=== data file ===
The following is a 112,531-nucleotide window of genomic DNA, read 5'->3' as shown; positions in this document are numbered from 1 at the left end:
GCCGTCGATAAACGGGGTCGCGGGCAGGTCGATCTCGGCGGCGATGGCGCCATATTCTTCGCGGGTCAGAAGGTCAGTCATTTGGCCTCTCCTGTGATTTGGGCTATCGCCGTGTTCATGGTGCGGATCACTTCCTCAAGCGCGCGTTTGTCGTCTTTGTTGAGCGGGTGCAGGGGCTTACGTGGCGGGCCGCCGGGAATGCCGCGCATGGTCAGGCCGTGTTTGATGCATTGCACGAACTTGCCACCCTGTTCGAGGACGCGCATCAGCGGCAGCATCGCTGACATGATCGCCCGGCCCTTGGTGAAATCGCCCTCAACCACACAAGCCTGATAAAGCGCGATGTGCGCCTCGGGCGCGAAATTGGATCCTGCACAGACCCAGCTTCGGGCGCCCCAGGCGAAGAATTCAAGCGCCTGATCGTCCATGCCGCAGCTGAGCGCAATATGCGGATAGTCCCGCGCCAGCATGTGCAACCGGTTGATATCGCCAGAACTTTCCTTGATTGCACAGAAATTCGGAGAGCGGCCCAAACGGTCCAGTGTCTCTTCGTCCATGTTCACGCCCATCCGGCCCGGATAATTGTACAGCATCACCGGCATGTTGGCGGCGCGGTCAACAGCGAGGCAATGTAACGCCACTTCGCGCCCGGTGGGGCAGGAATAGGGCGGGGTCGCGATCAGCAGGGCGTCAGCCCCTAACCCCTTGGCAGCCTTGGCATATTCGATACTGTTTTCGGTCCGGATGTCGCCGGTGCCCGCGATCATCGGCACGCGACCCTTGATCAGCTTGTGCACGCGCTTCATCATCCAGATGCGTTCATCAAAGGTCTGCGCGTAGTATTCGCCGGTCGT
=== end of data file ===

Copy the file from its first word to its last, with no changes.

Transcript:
The following is a 112,531-nucleotide window of genomic DNA, read 5'->3' as shown; positions in this document are numbered from 1 at the left end:
GCCGTCGATAAACGGGGTCGCGGGCAGGTCGATCTCGGCGGCGATGGCGCCATATTCTTCGCGGGTCAGAAGGTCAGTCATTTGGCCTCTCCTGTGATTTGGGCTATCGCCGTGTTCATGGTGCGGATCACTTCCTCAAGCGCGCGTTTGTCGTCTTTGTTGAGCGGGTGCAGGGGCTTACGTGGCGGGCCGCCGGGAATGCCGCGCATGGTCAGGCCGTGTTTGATGCATTGCACGAACTTGCCACCCTGTTCGAGGACGCGCATCAGCGGCAGCATCGCTGACATGATCGCCCGGCCCTTGGTGAAATCGCCCTCAACCACACAAGCCTGATAAAGCGCGATGTGCGCCTCGGGCGCGAAATTGGATCCTGCACAGACCCAGCTTCGGGCGCCCCAGGCGAAGAATTCAAGCGCCTGATCGTCCATGCCGCAGCTGAGCGCAATATGCGGATAGTCCCGCGCCAGCATGTGCAACCGGTTGATATCGCCAGAACTTTCCTTGATTGCACAGAAATTCGGAGAGCGGCCCAAACGGTCCAGTGTCTCTTCGTCCATGTTCACGCCCATCCGGCCCGGATAATTGTACAGCATCACCGGCATGTTGGCGGCGCGGTCAACAGCGAGGCAATGTAACGCCACTTCGCGCCCGGTGGGGCAGGAATAGGGCGGGGTCGCGATCAGCAGGGCGTCAGCCCCTAACCCCTTGGCAGCCTTGGCATATTCGATACTGTTTTCGGTCCGGATGTCGCCGGTGCCCGCGATCATCGGCACGCGACCCTTGATCAGCTTGTGCACGCGCTTCATCATCCAGATGCGTTCATCAAAGGTCTGCGCGTAGTATTCGCCGGTCGT